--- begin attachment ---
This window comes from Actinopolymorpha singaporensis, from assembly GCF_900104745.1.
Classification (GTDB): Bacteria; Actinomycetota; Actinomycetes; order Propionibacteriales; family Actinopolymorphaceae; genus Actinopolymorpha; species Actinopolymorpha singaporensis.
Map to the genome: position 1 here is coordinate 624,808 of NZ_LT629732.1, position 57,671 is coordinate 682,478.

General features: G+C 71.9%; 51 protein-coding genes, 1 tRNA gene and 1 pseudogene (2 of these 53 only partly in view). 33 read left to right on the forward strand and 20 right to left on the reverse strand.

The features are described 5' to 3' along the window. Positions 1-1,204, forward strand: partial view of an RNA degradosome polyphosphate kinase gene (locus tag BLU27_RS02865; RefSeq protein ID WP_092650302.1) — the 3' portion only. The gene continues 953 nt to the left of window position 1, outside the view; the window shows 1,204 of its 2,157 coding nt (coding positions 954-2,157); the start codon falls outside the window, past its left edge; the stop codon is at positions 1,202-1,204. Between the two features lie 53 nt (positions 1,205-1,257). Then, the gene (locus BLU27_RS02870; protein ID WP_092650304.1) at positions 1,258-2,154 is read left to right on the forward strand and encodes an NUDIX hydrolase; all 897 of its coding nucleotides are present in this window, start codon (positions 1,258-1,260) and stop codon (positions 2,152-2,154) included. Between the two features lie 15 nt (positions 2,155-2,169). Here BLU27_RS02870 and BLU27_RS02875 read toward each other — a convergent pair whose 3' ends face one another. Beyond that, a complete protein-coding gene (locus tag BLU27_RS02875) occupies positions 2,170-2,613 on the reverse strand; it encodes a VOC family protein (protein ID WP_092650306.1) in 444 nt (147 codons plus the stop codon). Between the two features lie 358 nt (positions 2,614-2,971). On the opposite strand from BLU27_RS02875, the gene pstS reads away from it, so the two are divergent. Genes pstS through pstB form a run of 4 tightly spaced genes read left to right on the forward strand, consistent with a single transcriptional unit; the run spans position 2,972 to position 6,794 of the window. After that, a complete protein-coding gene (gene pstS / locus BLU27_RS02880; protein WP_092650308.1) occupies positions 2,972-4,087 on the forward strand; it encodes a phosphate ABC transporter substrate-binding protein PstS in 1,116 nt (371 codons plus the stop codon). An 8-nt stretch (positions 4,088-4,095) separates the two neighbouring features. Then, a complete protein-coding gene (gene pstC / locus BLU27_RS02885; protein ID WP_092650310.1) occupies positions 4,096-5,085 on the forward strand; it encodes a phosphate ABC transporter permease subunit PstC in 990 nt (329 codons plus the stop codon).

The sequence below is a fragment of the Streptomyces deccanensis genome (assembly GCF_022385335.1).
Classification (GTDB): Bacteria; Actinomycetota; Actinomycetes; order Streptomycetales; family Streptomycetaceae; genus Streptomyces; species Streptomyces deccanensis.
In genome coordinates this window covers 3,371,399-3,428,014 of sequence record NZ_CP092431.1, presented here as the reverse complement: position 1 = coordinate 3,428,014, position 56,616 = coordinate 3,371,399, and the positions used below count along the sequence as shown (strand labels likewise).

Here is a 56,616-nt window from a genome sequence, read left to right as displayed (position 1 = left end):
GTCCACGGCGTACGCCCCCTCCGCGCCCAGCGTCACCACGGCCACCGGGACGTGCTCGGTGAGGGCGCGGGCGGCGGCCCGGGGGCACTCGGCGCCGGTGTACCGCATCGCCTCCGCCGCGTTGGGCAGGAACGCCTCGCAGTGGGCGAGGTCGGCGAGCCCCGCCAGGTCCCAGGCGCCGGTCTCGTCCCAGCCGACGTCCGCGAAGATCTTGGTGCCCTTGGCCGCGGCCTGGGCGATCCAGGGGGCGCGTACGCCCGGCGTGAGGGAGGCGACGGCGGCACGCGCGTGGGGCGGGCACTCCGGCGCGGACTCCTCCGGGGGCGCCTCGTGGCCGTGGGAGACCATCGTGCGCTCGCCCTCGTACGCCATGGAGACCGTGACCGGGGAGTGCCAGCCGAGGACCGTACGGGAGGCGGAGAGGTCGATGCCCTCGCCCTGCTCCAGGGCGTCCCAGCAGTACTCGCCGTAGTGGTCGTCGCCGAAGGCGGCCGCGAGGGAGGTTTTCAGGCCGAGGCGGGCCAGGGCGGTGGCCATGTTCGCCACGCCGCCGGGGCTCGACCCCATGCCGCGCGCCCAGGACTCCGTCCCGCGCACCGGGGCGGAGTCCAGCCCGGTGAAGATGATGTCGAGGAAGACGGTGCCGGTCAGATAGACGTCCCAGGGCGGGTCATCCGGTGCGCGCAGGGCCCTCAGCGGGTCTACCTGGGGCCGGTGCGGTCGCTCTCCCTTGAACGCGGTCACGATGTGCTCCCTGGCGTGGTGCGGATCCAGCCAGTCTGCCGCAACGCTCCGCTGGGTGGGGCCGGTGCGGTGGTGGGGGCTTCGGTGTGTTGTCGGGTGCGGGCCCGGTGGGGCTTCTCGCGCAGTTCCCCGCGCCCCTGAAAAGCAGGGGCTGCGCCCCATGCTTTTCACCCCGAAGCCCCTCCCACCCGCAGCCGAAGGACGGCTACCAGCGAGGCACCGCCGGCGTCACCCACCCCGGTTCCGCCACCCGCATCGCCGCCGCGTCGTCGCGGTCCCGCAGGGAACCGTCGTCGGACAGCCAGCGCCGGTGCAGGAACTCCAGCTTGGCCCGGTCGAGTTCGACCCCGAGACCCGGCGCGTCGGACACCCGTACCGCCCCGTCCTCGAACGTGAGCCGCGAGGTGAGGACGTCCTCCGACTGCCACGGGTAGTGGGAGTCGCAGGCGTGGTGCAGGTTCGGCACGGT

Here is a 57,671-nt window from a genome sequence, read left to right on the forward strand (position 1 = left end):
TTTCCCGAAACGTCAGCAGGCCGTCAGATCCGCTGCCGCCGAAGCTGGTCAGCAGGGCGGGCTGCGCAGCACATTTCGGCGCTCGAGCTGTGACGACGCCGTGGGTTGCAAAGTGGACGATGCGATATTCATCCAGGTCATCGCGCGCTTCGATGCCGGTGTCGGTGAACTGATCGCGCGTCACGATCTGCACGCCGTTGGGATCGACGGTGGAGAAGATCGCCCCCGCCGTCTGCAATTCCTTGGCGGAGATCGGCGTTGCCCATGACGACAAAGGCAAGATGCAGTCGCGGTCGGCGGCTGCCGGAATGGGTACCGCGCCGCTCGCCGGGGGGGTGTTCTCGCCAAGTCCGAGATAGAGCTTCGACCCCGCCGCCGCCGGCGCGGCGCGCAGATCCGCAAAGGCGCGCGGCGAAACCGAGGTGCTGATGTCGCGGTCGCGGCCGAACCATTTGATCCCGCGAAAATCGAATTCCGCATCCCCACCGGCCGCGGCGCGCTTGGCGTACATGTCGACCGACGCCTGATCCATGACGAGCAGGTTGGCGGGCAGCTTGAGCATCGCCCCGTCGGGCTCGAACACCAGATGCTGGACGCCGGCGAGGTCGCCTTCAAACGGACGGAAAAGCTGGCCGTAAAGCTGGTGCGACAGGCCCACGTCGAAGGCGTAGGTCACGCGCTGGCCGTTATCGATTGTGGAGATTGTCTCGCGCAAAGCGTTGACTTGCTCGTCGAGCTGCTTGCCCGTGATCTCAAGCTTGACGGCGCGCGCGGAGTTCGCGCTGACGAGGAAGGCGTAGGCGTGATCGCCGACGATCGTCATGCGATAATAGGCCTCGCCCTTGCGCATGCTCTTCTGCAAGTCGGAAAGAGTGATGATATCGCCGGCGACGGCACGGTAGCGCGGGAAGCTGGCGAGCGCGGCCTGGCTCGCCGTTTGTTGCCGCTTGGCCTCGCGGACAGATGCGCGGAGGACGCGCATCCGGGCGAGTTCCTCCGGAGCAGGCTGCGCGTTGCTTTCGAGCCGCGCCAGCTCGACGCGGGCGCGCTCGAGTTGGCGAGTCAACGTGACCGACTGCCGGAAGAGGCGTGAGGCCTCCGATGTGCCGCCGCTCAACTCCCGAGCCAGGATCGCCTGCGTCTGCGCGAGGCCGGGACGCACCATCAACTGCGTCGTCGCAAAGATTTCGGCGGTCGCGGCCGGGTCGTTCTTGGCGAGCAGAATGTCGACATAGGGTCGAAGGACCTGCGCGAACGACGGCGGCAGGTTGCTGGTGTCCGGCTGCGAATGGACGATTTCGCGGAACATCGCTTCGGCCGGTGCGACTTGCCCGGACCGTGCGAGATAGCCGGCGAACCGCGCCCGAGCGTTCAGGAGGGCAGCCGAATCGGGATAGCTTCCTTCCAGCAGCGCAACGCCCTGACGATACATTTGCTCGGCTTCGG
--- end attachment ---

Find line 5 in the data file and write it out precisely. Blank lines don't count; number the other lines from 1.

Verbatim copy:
The features are described 5' to 3' along the window. Positions 1-1,204, forward strand: partial view of an RNA degradosome polyphosphate kinase gene (locus tag BLU27_RS02865; RefSeq protein ID WP_092650302.1) — the 3' portion only. The gene continues 953 nt to the left of window position 1, outside the view; the window shows 1,204 of its 2,157 coding nt (coding positions 954-2,157); the start codon falls outside the window, past its left edge; the stop codon is at positions 1,202-1,204. Between the two features lie 53 nt (positions 1,205-1,257). Then, the gene (locus BLU27_RS02870; protein ID WP_092650304.1) at positions 1,258-2,154 is read left to right on the forward strand and encodes an NUDIX hydrolase; all 897 of its coding nucleotides are present in this window, start codon (positions 1,258-1,260) and stop codon (positions 2,152-2,154) included. Between the two features lie 15 nt (positions 2,155-2,169). Here BLU27_RS02870 and BLU27_RS02875 read toward each other — a convergent pair whose 3' ends face one another. Beyond that, a complete protein-coding gene (locus tag BLU27_RS02875) occupies positions 2,170-2,613 on the reverse strand; it encodes a VOC family protein (protein ID WP_092650306.1) in 444 nt (147 codons plus the stop codon). Between the two features lie 358 nt (positions 2,614-2,971). On the opposite strand from BLU27_RS02875, the gene pstS reads away from it, so the two are divergent. Genes pstS through pstB form a run of 4 tightly spaced genes read left to right on the forward strand, consistent with a single transcriptional unit; the run spans position 2,972 to position 6,794 of the window. After that, a complete protein-coding gene (gene pstS / locus BLU27_RS02880; protein WP_092650308.1) occupies positions 2,972-4,087 on the forward strand; it encodes a phosphate ABC transporter substrate-binding protein PstS in 1,116 nt (371 codons plus the stop codon). An 8-nt stretch (positions 4,088-4,095) separates the two neighbouring features. Then, a complete protein-coding gene (gene pstC / locus BLU27_RS02885; protein ID WP_092650310.1) occupies positions 4,096-5,085 on the forward strand; it encodes a phosphate ABC transporter permease subunit PstC in 990 nt (329 codons plus the stop codon).